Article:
Monday in Holy Week

Hebrews 10:1-39; Mark 14:1-11

Assurance in Times of Stress; Warning in Times of Leisure

These Hebrews had grown a bit slack in their zeal for the Lord.  We know this from two places in this chapter.  Verse thirty-two calls the Hebrews to “recall the former days” when they gladly endured suffering and hardship, knowing that they had a far better abode awaiting them.  The fact that they must “recall” shows that they had forgotten.  The second place that speaks to the cooling of their ardor for the Lord is verse twenty-five where they are warned not to “neglect to meet together, as is the habit of some.”  In short, they needed some encouragement.

And they received it.  They are reminded of how superior our Lord’s offering of himself is to the former offerings of the bulls, lambs, and goats in which they used to place their trust.  Those offerings foreshadowed his.  While the priest must stand at the altar day after day, Christ offered himself once for all, and now sits at the right hand of the Father.  His blood cleanses us body and soul, clears the conscience, and makes us acceptable to the Father, for “he has perfected for all time those who are being sanctified.”

Therefore, Christians may have confidence to enter the holy place, the very throne-room of God, because of the blood of Jesus.  The curtain which separated the Holy Place from the Holy of Holies in the temple, which was rent asunder (Matthew 27:51) upon our Lord’s death on the cross, testifies to his precious body, which was rent asunder for us.  The loving heart of our God has been manifest and exposed to the world like never before.  Who could doubt?  Let us enter the Holy of Holies through his body, fully assured, with clear consciences, for He who calls us is the One who sent His Son to suffer and die for us.  Rejoice!  The path is before us, and it was cleared by our Lord.

But we must also hear the words of warning.  Having come to faith in Christ, we’ve no reason to treat sin lightly.  We of all people know how much it cost God, how much our salvation was worth to God.  How dare any of us treat sin as if it were a trifle!  We who believe never want to act in ways that “spurn the Son of God,” “profane the blood of the covenant,” and “outrage the Spirit of grace.”  Instead, let us hold fast our profession and endure, that we “may receive the promise.”  Judas betrayed the Lord and forfeited the promise; the woman who anointed Jesus persevered and received the promise.  And both are remembered.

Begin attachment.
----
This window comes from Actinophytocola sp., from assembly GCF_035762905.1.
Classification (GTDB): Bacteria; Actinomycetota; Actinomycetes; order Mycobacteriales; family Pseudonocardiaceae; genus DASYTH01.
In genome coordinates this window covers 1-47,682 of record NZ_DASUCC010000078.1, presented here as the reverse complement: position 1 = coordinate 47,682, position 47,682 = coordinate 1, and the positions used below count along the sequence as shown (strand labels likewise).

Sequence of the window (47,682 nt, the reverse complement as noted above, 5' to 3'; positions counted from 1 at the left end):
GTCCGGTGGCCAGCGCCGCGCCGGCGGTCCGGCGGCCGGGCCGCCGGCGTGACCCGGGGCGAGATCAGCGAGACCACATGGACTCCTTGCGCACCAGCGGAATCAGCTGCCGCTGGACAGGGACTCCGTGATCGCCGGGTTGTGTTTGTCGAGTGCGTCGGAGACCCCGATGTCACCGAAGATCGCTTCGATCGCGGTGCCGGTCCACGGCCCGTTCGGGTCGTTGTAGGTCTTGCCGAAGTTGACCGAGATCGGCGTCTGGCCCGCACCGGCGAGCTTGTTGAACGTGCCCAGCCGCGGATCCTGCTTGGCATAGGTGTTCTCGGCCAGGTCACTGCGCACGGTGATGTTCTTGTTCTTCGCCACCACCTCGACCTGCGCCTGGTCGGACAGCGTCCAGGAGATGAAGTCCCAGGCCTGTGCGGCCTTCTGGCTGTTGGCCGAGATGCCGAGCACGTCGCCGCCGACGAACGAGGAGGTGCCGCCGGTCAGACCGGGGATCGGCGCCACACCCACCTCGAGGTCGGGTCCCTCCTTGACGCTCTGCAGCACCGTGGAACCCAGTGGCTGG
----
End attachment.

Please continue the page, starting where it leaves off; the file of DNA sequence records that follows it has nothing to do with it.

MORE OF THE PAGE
Author: The Reformed Baptist

My name is Stephen Taylor, ordained Baptist minister of eighteen years pastoral experience with a Ph.D. in Historical Theology from Southwestern Baptist Theological Seminary in Fort Worth, Texas. Better than that, I am married to a godly woman, Karla, who has been very patient with me since 1989. I have two daughters, both of whom I homeschooled for extended periods of time, who became godly young women, and who ran off and married godly young men, all of which is very proper. The oldest daughter has even seen fit to bless me with a grandson and a granddaughter, and my youngest daughter with a grandson, all three of whom are bundles of exceeding joy. As you can see, I am quite blessed. This website is dedicated to helping people grow in the wisdom and knowledge of our Lord Jesus Christ through the gift of writing that the Lord has given to me. It is specifically about helping His people grow in godliness, the theme you see repeated above. I write devotions with this aim and hope that they might be of some help to God’s people. Full disclosure: I am of a Reformed bent, meaning that my understanding of Scripture is primarily informed by the Reformers and their successors of the sixteenth and seventeenth centuries. However, as a student of church history and theology, I strive to remain true to that teaching handed down once for all unto the saints through every age of the Church. I like to think of myself as a “catholic” Christian, as the Reformers thought of themselves. At any rate, feel free to read, pray, and contact me if you wish, or correct me if need be. As you can see, I tend to follow the church year. Of course, I make no special claims about these devotions. I know very well that others have written better and plumbed the depths of God’s word with greater insight. But if my musings help someone draw closer to the Lord, well then, I have my reward. Blessings to you and may the God and Father of our Lord and Savior Jesus Christ speak to you that word which He knows you especially need to hear. Grace & peace, Stephen Taylor

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